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Drawing The Color Line, Alex DiMedio, 8/31

I find the relationship between the Native Americans and the Europeans to be very interesting.  The European civilization is far more advanced technologically than the Native Americans, yet they struggle with basic survival skills.  The Native Americans prove to be the superior group, in that they could easily feed their people, and attaining enough food to get through a tough winter was relatively easy, while the European group had to resort to cannibalism and other horrible methods of survival.  The incompetence of the early European settlers however had a terrible effect on the future of the world.  The ideas about race being a factor in whether or not someone should be a slave began to sprout here.  The ideology of white privilege took form among other horrible things.  The white European settlers developed a mindset that they deserved more than the Native Americans, and other people of color, so they took action on this mindset.  The European settlers laid waste to many Native Americans and their lands essentially because they were better at the game of survival.

 

The horrible mindset the European settlers grasped onto is very relevant today.  The United States of America has officially abolished slavery and almost everything connected to it, but racism has done anything but gone away with it.  The way European settlers and early Americans set a precedent that black people are lesser than white people has permanently affected the mindset of so many people even today.  I think it is very important for people to read “drawing the color line,” so people can see the horrible nature of what so many people believe.  This chapter outlines slavery rooted in race, and it provides a new perspective to the black lives matter movement today that I think people need to understand.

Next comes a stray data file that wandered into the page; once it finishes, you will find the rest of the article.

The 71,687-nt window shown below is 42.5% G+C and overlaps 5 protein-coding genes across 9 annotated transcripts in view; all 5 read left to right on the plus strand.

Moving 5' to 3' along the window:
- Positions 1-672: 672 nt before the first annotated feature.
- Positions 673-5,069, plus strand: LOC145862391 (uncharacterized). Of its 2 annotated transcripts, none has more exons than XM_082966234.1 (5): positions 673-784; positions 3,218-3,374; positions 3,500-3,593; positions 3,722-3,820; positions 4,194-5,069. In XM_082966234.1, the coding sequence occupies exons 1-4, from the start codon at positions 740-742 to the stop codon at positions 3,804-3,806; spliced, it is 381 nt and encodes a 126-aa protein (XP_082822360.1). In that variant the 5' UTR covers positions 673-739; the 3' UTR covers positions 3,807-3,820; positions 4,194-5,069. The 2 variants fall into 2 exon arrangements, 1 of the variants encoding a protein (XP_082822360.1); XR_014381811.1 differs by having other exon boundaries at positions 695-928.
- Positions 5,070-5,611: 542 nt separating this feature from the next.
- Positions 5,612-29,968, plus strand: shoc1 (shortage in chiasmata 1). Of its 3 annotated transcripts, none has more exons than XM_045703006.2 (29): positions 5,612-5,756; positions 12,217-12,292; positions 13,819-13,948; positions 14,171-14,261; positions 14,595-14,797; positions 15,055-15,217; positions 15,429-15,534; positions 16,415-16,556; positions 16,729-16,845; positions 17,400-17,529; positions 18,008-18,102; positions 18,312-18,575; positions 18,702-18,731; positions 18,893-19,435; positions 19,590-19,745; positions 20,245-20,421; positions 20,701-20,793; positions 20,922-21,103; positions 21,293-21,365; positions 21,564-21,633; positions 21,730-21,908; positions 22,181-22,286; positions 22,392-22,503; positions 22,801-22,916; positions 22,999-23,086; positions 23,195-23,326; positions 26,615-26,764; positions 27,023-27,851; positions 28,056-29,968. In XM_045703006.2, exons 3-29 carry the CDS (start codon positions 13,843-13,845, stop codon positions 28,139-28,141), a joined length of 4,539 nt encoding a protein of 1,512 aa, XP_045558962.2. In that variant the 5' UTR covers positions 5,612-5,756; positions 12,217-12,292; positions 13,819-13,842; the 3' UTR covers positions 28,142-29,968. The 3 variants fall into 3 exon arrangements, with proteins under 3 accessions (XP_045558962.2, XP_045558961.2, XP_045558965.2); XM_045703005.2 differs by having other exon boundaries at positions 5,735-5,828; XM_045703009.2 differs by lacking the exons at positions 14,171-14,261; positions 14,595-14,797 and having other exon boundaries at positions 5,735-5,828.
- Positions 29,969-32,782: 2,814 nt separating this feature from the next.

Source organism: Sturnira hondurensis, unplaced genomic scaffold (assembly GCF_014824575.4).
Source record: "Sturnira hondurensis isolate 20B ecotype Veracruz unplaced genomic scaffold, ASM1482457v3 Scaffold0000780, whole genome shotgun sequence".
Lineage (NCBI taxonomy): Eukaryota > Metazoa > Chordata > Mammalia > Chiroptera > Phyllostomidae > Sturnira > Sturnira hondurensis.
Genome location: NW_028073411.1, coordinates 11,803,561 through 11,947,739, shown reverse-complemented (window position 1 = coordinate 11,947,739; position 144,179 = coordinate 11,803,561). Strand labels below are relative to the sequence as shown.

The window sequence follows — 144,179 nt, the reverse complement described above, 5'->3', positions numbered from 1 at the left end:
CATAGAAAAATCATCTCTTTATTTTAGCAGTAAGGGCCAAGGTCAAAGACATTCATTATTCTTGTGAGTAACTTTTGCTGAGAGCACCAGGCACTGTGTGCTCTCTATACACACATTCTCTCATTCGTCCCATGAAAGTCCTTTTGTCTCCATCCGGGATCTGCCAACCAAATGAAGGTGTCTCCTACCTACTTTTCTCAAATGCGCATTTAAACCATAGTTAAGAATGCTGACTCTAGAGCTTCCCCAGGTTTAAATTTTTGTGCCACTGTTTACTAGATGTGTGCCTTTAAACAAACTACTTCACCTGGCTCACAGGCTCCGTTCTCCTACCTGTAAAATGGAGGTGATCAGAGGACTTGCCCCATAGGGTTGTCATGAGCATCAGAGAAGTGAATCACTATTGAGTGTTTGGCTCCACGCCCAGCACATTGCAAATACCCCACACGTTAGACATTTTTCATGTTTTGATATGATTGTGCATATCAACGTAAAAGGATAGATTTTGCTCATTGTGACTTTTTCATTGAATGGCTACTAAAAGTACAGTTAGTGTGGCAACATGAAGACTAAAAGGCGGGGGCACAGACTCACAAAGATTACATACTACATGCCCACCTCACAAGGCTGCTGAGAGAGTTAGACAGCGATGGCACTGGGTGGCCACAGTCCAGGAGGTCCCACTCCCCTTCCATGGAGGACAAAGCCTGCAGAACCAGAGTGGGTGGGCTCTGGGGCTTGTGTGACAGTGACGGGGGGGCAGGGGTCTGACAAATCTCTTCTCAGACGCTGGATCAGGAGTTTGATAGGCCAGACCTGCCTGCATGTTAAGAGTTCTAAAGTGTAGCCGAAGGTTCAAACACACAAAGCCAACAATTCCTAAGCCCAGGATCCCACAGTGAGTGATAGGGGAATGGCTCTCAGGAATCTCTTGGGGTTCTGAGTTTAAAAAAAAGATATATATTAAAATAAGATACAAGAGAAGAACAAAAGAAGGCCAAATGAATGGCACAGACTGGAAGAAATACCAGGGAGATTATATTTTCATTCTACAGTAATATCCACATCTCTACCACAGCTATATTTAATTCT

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3 Comments

  1. Julia Borger Julia Borger

    I totally agree with your comment tying the racism of our past to today’s world, and how people should read this to understand that what is happening today is not so different than what occurred with our earliest explorers. The fact that our country has not fully progressed and transformed since its discovery is sickening and something that needs to change, hopefully with help from new movements and organizations.

  2. Annie Waters Annie Waters

    I completely agree with your thoughts on this! I think it’s really important to note the cultural dichotomy between the European settlers and Indigenous communities as outlined in this chapter. For me, this provokes questions about the nature of hierarchal societies. To elaborate, the Indigenous cultures described in this section are known to embrace communal ownership and the necessity of resourcefulness, whereas the European settlers on the land were part of an upper class that had the status to be granted the ability to participate in expeditions but was characteristic of an incompetence in basic skills of survival. With this in mind, I really wonder how the relations between European settlers and Indigenous tribes might have developed differently if the colonizers had come from a less hierarchal culture.

  3. Carly Cohen Carly Cohen

    I agree that these beginning times of racism are certainly relevant today. Thankfully, slavery was abolished awhile ago, but racism is still so incredibly relevant today. Americans established during these times that blacks and inferior to whites and unfortunately some people still believe that today.

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